Acquisitions / AI / Education

Carnegie Learning acquired the assets of James Cameron-cofounded MUSE Virtual School

Yes, the Pittsburgh edtech company is working with the director of "Avatar."

James and Suzy Cameron of MUSE Virtual School. (Courtesy photo)
Correction: Carnegie Learning's location has been updated, and James Cameron is not joining the company's board, as previously reported. (11/23/22, 10 a.m.)

Downtown Pittsburgh’s Carnegie Learning has announced that it’s acquiring the MUSE Virtual School’s curriculum to support its AI-powered software.

The K-12 education technology provider offers courses in math, literacy and world languages. Adding the MUSE Virtual curriculum will enable it to offer more educational products to a world where learning is increasingly taking place in virtual spaces. Financial details were not disclosed.

According to Carnegie Learning CEO Barry Malkin, the acquisition supports Carnegie Learning’s belief that in today’s global economy, students require easy access to the best educational products regardless of their geographic location. MUSE Virtual School, which was created in response to the pandemic, has a reputation for offering an individualized approach to education, which means there was no better org to reach out to for doubling down on nontraditional learning approaches, Malkin said.

“The MUSE Virtual curriculum offers an innovative approach to learning and will strengthen our ability to continually push the boundaries of education,” Malkin said in a statement. “With expertise in math, literacy, and world languages, the MUSE curriculum brings an added depth to our portfolio, which is unlike any other company in our industry.”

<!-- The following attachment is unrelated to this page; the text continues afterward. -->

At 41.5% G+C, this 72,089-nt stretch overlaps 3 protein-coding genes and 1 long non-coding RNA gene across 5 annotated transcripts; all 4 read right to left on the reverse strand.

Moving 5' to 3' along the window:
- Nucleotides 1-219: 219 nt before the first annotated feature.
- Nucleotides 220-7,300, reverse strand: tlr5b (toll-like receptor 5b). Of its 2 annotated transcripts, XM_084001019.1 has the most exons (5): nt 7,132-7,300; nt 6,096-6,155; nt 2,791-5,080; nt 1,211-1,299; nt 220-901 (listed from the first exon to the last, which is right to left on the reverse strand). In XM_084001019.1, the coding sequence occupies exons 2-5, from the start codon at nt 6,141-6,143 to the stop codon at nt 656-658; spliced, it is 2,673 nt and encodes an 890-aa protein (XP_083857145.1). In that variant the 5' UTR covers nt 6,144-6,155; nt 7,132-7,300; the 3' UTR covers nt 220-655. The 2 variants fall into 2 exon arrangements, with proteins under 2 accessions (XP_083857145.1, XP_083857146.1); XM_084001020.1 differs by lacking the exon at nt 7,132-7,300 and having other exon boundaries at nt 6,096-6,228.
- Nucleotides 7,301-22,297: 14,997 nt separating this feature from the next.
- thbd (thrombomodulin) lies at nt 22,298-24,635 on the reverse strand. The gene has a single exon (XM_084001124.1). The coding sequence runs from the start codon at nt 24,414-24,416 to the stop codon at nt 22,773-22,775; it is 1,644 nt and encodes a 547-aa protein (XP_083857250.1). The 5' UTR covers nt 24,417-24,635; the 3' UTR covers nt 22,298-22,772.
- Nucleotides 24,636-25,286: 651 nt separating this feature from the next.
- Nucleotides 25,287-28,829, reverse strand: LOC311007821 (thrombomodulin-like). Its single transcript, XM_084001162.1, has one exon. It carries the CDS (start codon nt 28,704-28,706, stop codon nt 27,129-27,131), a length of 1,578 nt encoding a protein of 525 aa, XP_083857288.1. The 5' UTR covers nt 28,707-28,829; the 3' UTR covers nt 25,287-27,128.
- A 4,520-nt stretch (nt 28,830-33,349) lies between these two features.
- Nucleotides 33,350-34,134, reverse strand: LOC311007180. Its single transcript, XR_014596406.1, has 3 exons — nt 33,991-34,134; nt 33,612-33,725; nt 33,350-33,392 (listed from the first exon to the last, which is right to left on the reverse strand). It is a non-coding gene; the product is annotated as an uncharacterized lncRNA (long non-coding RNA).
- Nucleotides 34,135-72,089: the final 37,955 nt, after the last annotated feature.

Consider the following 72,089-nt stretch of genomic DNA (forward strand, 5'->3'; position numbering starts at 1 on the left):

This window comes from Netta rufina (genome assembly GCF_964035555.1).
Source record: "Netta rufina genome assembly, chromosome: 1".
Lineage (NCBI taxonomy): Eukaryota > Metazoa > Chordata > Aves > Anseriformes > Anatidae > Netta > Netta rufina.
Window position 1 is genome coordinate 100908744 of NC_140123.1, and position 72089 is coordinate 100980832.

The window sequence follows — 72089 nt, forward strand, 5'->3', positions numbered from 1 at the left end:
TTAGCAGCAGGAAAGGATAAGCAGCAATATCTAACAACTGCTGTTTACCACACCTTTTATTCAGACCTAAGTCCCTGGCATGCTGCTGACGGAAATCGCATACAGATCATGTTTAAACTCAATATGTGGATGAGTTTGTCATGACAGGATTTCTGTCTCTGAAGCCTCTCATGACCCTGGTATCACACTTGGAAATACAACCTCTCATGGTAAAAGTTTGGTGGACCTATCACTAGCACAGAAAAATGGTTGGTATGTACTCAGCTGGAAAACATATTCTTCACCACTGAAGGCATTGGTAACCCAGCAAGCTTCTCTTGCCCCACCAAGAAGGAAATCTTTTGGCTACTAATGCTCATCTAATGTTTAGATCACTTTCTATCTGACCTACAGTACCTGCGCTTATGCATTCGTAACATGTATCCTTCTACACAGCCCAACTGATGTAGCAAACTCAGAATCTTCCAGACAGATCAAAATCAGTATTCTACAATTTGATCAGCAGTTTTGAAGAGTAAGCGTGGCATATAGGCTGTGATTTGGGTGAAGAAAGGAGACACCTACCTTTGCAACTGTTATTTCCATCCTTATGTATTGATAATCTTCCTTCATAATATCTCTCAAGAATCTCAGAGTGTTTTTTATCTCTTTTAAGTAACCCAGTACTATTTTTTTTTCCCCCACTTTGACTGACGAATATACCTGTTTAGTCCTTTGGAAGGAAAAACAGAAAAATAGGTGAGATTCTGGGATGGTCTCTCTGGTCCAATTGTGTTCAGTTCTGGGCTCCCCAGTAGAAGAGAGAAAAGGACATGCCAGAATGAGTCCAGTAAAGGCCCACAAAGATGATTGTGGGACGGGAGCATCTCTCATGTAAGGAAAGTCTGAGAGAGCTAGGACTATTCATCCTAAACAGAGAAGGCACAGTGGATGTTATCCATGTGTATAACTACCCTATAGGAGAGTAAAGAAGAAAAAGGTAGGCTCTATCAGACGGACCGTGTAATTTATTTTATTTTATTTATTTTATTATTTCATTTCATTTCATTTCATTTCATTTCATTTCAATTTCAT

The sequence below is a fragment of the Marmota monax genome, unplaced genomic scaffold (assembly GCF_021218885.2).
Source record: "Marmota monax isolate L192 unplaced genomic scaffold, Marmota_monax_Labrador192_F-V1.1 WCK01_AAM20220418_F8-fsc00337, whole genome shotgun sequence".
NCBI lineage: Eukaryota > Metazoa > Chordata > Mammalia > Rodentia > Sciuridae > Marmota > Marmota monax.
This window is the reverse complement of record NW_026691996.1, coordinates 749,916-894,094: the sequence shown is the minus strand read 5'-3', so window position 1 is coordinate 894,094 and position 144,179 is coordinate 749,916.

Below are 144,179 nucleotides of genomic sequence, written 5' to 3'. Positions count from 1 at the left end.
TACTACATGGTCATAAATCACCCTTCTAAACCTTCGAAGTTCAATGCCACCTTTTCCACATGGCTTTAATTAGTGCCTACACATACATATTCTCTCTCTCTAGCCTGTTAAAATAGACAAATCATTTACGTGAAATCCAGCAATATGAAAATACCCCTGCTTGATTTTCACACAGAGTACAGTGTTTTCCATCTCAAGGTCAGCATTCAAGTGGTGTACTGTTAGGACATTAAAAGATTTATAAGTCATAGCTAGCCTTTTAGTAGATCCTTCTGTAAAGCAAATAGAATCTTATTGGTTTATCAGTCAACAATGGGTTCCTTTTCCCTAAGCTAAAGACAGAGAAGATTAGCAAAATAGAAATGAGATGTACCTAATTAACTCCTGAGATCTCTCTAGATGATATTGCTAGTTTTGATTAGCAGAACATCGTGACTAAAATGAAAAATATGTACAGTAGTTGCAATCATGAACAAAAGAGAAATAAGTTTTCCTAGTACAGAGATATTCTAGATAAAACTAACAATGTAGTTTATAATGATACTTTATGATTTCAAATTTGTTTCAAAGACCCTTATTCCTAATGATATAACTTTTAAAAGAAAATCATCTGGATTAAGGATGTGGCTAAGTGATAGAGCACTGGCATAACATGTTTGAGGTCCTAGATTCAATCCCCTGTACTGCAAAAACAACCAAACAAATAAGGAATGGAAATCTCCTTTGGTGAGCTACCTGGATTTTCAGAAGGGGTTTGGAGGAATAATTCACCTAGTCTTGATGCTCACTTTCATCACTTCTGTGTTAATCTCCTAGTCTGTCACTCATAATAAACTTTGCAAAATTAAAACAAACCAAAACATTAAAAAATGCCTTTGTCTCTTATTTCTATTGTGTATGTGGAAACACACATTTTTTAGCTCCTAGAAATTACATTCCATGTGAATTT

Although Carnegie Learning isn’t hiring specifically to support the acquisition, it is getting some new high-profile partners in the form of James Cameron, a world-renowned director of films such as “Avatar” and “Titanic,” and his wife, Suzy Amis Cameron. James Cameron is working with the company to develop edtech products, while Suzy Amis Cameron is joining its board of directors.

Carnegie Learning CEO Barry Malkin. (Courtesy photo)

The Camerons’ expertise comes from cofounding the California-based MUSE Global School with Suzy Amis Cameron’s sister, Rebecca Amis. With this acquisition, James Cameron looks forward to supporting the org in using technology to make learning accessible and fun, according to a public statement.

“Technology isn’t just about augmenting education,” he said. “It’s about reinventing it, creating new opportunities for real-time assessment and intervention, hyper-personalized courseware, creative collaboration and much else. I’m anxious to support Carnegie Learning in harnessing the power of technology to create unique, fun, and immersive experiences that engage kids and accelerate learning.”

Suzy Amis Cameron said she respects Carnegie Learning’s desire to take a holistic approach to educating children, and looks forward to bringing her background of environmentalism and education into the development of new curriculums for students.

“Carnegie Learning shares my sense of urgency and responsibility to improve the world for our children,” she said. “The company’s programs, practices and principles guide learning in ways that address the whole child. Carnegie Learning is also committed to educating children to solve our planet’s most pressing challenges. Together, I’m confident we can transform K-12 education.”

Carnegie Learning is hiring “aggressively” to accommodate the growth it’s seen in the past year, as told to via spokesperson Eden Bloss. It’s already brought on 165 new full-time positions in 2022 with a total of 700 employees in the US and Canada.

Atiya Irvin-Mitchell is a 2022-2024 corps member for Report for America, an initiative of The Groundtruth Project that pairs young journalists with local newsrooms. This position is supported by the Heinz Endowments.
Companies: Carnegie Learning

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